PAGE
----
Figure 5.12: Progress of the minimization (misfit corresponding to the best PSO particle is plotted) for three history matching runs for SLC3 in the data-rich scenario.

The best run is shown in bold

–  –  –

Table 5.2: Leakage information for single-leak true models and their respective history matched solutions for both the data-rich and data-scarce scenarios

–  –  –

Both of these observations are consistent with expectations.

Maps of the saturation of CO2 at the top of the overlying aquifer at 500 years for each single-leak case and the corresponding history matched solutions are shown in Figure 5.13. These plots display the position of the leak, and can be used to evaluate the performance of the history matching procedure visually. These results show that the predictions in the data-rich scenario appear generally better than those from the data-scarce scenario, consistent with the results in Table 5.2.

History matching will now be performed using only (time-varying) injection-well BHPs as the observed data. This enables us to test the efficacy of our leak detection procedure in the absence of monitoring wells. Figure 5.14(a–e) shows the leak locations and maps of the CO2 saturation in the top layer after 500 years for the history matched solutions (using only BHP data) for SLC1–SLC5. Comparing these solutions with the true solutions depicted in Figure 5.13(a,d,g,j,m), it is clear that history matching using BHP data alone is ineffective for detecting and characterizing leaks in the cap rock. This is consistent with the very low (optimized) weights associated with BHP data, and with the larger expected history matching error when using only BHP data, that were observed in Section 5.3.3.

5.3. HISTORY MATCHING LEAKAGE

–  –  –

Figure 5.14: Leak locations and CO2 saturation at the top of the overlying aquifer after 500 years for BHP history matched solutions for SLC1 to SLC5

120 CHAPTER 5.

LEAKAGE DETECTION FROM HISTORY MATCHING

5.3.5 Results for multi-leak cases We again select five ‘true’ geologies from the set of multi-leak prior models to provide the observed data dobs (mj ) in Equation 5.2. These realizations are denoted as mj for j ∈{MLC1,...,MLC5}, where MLC stands for multi-leak case. In the history matching runs, for both the data-rich and data-scarce scenarios, we use 500 PSO iterations rather than the 200 iterations used for single-leak cases. This is necessary to achieve a reduction in the misfit function of more than two orders of magnitude, which was achieved for the single-leak cases using only 200 iterations (see Figure 5.12).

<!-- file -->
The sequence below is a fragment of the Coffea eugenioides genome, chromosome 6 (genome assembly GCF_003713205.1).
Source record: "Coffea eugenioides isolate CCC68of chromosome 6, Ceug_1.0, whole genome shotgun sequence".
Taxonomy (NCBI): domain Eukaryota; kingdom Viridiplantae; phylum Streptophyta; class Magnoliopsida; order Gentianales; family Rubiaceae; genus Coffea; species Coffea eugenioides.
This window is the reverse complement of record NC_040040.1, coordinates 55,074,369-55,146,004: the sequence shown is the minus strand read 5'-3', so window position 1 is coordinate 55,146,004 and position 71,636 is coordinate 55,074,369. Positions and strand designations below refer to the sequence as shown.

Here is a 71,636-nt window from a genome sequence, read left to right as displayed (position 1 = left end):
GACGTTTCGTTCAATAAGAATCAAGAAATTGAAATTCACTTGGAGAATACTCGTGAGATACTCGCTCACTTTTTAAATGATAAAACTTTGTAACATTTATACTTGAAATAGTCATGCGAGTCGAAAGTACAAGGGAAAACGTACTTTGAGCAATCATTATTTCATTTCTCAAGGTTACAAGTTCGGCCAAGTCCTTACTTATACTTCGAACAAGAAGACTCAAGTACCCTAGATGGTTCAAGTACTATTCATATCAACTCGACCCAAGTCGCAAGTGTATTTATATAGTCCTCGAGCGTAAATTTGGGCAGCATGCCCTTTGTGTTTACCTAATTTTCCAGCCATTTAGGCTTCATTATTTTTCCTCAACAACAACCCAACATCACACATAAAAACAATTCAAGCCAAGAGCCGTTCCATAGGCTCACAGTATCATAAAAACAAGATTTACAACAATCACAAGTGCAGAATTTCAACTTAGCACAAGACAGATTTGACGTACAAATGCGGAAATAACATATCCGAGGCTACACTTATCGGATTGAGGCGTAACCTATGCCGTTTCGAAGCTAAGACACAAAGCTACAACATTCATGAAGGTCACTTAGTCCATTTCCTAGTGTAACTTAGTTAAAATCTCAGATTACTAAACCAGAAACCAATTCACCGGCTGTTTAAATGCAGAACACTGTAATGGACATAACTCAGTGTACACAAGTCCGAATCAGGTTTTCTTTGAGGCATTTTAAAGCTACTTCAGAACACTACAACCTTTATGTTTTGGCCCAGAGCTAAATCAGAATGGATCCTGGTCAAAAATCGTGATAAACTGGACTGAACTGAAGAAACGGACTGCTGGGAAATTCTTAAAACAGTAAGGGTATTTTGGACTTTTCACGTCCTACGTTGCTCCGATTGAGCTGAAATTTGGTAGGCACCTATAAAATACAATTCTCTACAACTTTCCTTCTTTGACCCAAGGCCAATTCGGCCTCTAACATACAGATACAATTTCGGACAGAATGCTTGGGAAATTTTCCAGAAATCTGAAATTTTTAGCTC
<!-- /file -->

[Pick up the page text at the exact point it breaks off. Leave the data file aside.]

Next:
The need for more PSO iterations is presumably due to the increased number of optimization variables in multi-leak cases (we now have n = 3L + ℓ1 + ℓ2 = 84 variables). For each of the multi-leak cases, a single PSO run is performed.

Table 5.3 provides the key data for the true realizations mj and their history ∗,rich ∗,scarce matched counterparts mj and mj for j ∈{MLC1,.

..,MLC5}. We do not report grid block indices (il, jl ) or permeability values kz,l for individual leaks, as we did in Table 5.2. These values can be seen in Figure 5.15, where leakage locations are represented by white squares and the kz,l value (given in md) is noted next to each leak.

Table 5.3: Leakage information for multi-leak true models and their respective history matched solutions for both the data-rich and data-scarce scenarios

–  –  –

The table shows that the true number of leaks is determined correctly by the data-rich solution three out of five times (MLC1, MLC4 and MLC5), though it is never correctly determined by the data-scarce solution. The fraction of leaked CO2

5.3. HISTORY MATCHING LEAKAGE after 500 years (FCO2 ) estimated in the data-rich scenario is never more than 0.021 (or 2.1% of the total injected CO2 ) away from the true value. The FCO2 value predicted in the data-scarce scenario, by contrast, is overestimated by 0.09 (or 9% of the total injected CO2 ) for MLC3.

ˆ Although the Λ values in MLC1 and MLC4 are quite close for the data-rich and ˆ data-scarce scenarios, the mean Λ is again lower in the data-rich scenario than in the data-scarce scenario (32.4 compared to 47.0), as expected. Nearly all of the ˆ ˆ history matched values for Λ are larger than the E{Λ} value of 20.10 (for the datarich scenario) and 23.19 (for the data-scarce scenario) from our analysis of optimal ˆ data weights in Table 5.1. It may be more difficult to compare E{Λ} to the results in ˆ Table 5.3 in this case, however, because E{Λ} includes data from a range of examples with different numbers of leaks and widely varying FCO2.